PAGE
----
Sweetwater Sheriff’s Office issues advisory about working sheep dogs
Sweetwater County Animal Control Officer Chris Thomas with livestock guardian dog pups. Photo courtesy Sublette County Sheriff's Office.
Please don't pick them up thinking they are 'lost'
by Sweetwater County Sheriff’s Office
February 5, 2016
The Sweetwater County Sheriff’s Office (Rock Springs) issued an advisory Thursday concerning working sheep dogs.
Sheriff Mike Lowell said several border collies and Australian shepherd dogs were recently picked up near the Tata Chemicals Plant west of Green River. They were reported by people who were concerned about their well-being in the recent harsh weather.
These particular dogs were not abandoned or dumped, however; they were working sheep dogs that belonged to a sheep camp about 3/4s of a mile away.
County Animal Control Officer Chris Thomas explained the problem. "People pick these dogs up and bring them in with the best of intentions, but once they’ve been removed from their working environment for any amount of time, they often lose their working skills. Often, too, these sheepherder’s dogs are females that may have litters of pups hidden somewhere."
One incident two years ago was a typical example. A Rock Springs woman came upon seven Great Pyrenees puppies in the bottom of a gulch in a remote area south of the city and took them home, fearing that they had been abandoned. (Great Pyrenees are a favorite breed of working sheep dog.)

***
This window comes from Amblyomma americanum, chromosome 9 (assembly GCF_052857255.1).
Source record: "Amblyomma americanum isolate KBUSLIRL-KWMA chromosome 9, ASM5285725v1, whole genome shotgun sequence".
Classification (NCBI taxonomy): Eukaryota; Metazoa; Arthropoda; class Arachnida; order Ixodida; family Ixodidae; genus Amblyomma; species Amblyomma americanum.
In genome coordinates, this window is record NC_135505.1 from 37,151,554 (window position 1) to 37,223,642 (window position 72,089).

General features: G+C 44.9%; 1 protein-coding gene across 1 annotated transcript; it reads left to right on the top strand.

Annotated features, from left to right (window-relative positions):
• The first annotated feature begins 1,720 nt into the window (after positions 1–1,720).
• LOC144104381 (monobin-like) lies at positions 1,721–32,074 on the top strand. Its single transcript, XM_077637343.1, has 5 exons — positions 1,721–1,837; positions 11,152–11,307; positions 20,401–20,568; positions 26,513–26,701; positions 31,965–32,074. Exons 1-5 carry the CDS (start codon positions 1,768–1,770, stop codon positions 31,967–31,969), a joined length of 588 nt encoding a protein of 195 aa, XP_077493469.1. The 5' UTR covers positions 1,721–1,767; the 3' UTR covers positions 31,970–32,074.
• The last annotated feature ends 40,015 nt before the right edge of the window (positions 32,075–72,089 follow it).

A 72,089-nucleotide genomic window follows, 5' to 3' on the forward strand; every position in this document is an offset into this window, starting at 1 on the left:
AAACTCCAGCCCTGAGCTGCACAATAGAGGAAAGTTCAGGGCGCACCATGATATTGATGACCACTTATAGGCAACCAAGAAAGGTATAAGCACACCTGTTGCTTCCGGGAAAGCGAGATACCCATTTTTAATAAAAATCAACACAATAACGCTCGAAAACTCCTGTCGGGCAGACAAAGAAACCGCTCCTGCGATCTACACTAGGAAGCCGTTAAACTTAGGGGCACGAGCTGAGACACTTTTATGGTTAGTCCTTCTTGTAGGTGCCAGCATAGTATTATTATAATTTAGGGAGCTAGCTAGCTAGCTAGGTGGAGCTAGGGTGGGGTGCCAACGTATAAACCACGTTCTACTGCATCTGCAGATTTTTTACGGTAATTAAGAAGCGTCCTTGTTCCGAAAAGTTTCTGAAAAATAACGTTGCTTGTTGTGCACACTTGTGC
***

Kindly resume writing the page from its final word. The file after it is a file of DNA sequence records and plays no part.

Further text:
The pups were reported to the Sheriff’s Office and it was determined that the pups’ mother was from one of the sheep camps operating in the area. County animal control officers worked with Eddie Lopez, the county range officer, to reunite them with their mother. (The pups are pictured here with ACO Thomas.)
Officials ask that people encountering large dogs in remote areas not pick them up or feed them, but note their location and notify the Sheriff’s Office. County animal control officers can then go to the scene, assess the situation, and take appropriate action.
Editor’s note: There are also working livestock guardian dogs in Sublette County. In November 2011, Cat Urbigkit experienced the same kind of incident when her now-famous sheep dog, ‘Rena’ went missing while tending her herd east of Marbleton. Someone had picked her up thinking she was wandering outside lost. Rena tends to sheep herds at the Urbigkit's Paradise Sheep Company, protecting them from predators. Fortunately, Rena was returned home safe and sound several days later. See the links below to read that story.